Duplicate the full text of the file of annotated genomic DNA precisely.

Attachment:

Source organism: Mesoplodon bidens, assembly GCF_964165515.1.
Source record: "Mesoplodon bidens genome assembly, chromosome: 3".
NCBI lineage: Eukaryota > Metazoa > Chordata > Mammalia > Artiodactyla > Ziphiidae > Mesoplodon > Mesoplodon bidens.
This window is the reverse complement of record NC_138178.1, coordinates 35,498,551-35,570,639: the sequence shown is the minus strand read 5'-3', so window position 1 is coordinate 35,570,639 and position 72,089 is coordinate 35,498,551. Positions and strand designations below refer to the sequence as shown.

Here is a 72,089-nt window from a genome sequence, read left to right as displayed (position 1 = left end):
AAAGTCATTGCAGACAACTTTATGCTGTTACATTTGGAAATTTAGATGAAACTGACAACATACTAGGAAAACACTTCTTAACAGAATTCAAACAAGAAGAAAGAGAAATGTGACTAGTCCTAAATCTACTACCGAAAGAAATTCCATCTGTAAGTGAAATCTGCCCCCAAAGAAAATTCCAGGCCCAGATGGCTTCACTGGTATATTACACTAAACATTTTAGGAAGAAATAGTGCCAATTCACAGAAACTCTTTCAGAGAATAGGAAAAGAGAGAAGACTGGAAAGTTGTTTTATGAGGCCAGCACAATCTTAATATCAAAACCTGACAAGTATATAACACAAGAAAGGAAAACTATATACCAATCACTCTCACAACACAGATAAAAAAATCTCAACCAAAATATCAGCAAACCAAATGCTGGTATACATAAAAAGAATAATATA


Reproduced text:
Source organism: Mesoplodon bidens, assembly GCF_964165515.1.
Source record: "Mesoplodon bidens genome assembly, chromosome: 3".
NCBI lineage: Eukaryota > Metazoa > Chordata > Mammalia > Artiodactyla > Ziphiidae > Mesoplodon > Mesoplodon bidens.
This window is the reverse complement of record NC_138178.1, coordinates 35,498,551-35,570,639: the sequence shown is the minus strand read 5'-3', so window position 1 is coordinate 35,570,639 and position 72,089 is coordinate 35,498,551. Positions and strand designations below refer to the sequence as shown.

Here is a 72,089-nt window from a genome sequence, read left to right as displayed (position 1 = left end):
AAAGTCATTGCAGACAACTTTATGCTGTTACATTTGGAAATTTAGATGAAACTGACAACATACTAGGAAAACACTTCTTAACAGAATTCAAACAAGAAGAAAGAGAAATGTGACTAGTCCTAAATCTACTACCGAAAGAAATTCCATCTGTAAGTGAAATCTGCCCCCAAAGAAAATTCCAGGCCCAGATGGCTTCACTGGTATATTACACTAAACATTTTAGGAAGAAATAGTGCCAATTCACAGAAACTCTTTCAGAGAATAGGAAAAGAGAGAAGACTGGAAAGTTGTTTTATGAGGCCAGCACAATCTTAATATCAAAACCTGACAAGTATATAACACAAGAAAGGAAAACTATATACCAATCACTCTCACAACACAGATAAAAAAATCTCAACCAAAATATCAGCAAACCAAATGCTGGTATACATAAAAAGAATAATATA